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We have a dog to thank for the discovery of CPR

Yet another reason to snuggle up with your dog tonight. Over 50 years ago, a dog going into cardiac arrest was instrumental in the discovery of cardiopulmonary resuscitation.

image from www.bbc.com

 

From the BBC:

In the 1950s, the Edison Electric Institute in the US decided to sponsor researchers to investigate the effects of electrical currents on the heart.

Enter Guy Knickerbocker, a fastidious, 29-year-old graduate working under electrical engineer William Kouwenhoven in one of the labs at Johns Hopkins University in Maryland. They were trying to improve the external defibrillator, which Kouwenhoven had invented a few years earlier. 

In 1958, before the ethical treatment of animals became a serious consideration, their experiments involved testing on laboratory dogs. 

Knickerbocker, now 86 years old, remembers working with a colleague one day when, suddenly, one of the dogs went into cardiac arrest, or ventricle fibrillation (VF).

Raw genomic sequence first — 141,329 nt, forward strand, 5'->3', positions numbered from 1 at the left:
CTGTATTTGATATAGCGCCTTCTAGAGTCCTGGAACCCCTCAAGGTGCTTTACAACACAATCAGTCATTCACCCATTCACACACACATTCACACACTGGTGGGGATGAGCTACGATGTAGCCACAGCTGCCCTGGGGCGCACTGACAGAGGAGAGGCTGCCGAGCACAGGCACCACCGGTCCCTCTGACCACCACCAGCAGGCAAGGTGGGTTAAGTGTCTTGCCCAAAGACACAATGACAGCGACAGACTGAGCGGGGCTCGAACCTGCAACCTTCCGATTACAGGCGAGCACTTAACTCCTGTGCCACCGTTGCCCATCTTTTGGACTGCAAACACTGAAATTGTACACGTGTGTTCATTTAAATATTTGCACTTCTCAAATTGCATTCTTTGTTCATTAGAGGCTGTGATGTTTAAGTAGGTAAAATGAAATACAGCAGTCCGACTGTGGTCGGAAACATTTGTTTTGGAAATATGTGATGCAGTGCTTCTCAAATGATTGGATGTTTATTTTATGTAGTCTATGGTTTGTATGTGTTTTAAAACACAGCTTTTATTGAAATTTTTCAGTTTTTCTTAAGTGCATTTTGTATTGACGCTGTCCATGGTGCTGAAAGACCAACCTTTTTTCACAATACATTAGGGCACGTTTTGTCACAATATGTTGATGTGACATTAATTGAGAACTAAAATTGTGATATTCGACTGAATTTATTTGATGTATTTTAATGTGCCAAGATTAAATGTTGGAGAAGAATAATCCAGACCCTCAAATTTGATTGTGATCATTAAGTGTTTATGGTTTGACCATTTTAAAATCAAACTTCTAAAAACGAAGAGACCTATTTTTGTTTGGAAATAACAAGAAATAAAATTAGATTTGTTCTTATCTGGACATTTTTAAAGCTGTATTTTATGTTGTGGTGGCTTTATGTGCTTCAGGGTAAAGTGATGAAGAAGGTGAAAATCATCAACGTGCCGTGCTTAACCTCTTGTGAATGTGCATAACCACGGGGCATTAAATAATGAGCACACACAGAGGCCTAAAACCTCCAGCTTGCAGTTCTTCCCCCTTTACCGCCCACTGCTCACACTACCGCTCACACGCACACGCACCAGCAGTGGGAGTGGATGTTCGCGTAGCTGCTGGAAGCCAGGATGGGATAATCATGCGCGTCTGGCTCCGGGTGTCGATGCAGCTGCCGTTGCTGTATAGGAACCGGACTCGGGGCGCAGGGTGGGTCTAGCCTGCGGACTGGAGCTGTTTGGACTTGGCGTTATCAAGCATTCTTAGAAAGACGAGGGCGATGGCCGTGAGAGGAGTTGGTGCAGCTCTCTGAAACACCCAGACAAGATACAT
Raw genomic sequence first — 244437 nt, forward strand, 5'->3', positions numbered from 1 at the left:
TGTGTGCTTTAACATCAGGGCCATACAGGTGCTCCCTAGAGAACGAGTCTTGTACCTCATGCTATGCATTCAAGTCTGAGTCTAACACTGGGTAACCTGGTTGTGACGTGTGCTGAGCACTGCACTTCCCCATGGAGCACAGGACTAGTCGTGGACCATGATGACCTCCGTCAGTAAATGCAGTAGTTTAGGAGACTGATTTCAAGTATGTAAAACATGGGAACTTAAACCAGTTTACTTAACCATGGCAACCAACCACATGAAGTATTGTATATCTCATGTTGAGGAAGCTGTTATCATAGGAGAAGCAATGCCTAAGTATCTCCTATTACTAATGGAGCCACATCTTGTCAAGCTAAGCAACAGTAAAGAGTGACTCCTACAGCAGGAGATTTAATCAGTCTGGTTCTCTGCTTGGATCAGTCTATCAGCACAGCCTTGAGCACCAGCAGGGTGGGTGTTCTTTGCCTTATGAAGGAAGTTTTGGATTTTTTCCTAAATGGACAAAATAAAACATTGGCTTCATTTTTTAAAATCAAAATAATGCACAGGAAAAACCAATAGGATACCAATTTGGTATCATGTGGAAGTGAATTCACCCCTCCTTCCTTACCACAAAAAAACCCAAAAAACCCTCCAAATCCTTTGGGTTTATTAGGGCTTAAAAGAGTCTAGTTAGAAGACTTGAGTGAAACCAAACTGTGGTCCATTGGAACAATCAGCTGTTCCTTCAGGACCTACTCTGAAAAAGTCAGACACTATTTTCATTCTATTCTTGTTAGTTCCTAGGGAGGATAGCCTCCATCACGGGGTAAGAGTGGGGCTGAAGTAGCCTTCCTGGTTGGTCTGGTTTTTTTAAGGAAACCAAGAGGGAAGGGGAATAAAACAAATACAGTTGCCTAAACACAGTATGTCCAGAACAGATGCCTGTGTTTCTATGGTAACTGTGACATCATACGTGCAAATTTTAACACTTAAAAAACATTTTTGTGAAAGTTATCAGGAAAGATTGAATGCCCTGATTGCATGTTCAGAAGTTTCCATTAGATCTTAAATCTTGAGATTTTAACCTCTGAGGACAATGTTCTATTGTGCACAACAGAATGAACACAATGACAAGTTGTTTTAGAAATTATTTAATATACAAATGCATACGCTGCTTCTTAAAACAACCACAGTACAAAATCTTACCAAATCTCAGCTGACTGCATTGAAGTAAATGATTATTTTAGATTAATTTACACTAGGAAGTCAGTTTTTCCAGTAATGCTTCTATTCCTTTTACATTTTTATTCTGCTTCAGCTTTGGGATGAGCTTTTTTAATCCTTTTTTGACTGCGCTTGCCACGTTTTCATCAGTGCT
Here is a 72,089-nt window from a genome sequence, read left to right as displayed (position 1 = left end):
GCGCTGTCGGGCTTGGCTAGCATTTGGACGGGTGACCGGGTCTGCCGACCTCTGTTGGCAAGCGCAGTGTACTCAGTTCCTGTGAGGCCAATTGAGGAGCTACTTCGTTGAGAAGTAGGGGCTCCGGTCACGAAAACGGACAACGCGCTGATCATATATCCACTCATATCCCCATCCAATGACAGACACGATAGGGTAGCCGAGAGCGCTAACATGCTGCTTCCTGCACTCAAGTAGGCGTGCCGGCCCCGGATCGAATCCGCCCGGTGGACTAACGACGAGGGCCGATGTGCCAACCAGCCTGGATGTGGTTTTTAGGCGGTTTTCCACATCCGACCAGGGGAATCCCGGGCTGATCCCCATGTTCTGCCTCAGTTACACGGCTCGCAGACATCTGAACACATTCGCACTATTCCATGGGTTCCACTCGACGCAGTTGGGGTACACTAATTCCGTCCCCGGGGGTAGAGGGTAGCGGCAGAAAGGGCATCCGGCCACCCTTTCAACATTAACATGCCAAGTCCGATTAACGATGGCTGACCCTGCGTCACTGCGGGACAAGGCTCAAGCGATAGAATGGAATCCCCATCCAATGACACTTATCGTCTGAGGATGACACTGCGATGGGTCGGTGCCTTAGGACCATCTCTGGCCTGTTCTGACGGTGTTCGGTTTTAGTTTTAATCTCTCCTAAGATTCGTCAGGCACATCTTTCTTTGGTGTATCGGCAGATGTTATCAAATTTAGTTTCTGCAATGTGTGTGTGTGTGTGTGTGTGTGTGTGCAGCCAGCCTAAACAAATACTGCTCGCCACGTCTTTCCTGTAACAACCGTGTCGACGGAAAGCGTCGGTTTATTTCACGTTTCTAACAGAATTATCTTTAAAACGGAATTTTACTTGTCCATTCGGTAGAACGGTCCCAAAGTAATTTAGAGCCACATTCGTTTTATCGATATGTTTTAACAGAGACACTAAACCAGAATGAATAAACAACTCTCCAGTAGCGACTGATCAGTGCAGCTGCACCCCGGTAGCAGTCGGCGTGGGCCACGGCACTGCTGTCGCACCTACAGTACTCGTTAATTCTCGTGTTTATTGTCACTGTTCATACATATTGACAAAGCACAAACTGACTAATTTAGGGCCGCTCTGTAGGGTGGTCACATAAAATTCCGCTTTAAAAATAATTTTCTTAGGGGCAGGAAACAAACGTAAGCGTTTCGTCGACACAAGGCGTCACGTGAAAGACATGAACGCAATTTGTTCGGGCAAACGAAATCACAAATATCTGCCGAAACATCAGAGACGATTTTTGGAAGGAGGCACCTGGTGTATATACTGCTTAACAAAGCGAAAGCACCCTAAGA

Normally when this happened, they would use a defibrillator to shock the dog's heart back into rhythm - but that day they were in the lab on the 12th floor and the equipment was on the fifth floor. 

The notoriously slow lifts in the building meant they would never get the defibrillator to the dog in time.

"There is very little chance of survival after cardiac arrest that goes on longer than five minutes," says Knickerbocker.

'Sprang to life'

Knickerbocker had a brainwave. Only a few weeks earlier he had observed that just the pressure of the defibrillator paddles on the dog's chest caused a change in blood pressure.

Did this change in pressure mean that the blood was moving around the body? 

He took a chance: "We started to pump the dog's chest because it seemed to be the right thing to do."

Knickerbocker raced along the stairs to the fifth floor to get the defibrillator while his colleagues pressed the dog's chest for 20 minutes - four times longer than any previous successful attempt.

When he arrived back with the defibrillator and administered two shocks, the dog sprang back to life. 

The importance of their discovery cannot be overstated; the experiment established beyond doubt that rhythmic pressing of the chest could sustain life.

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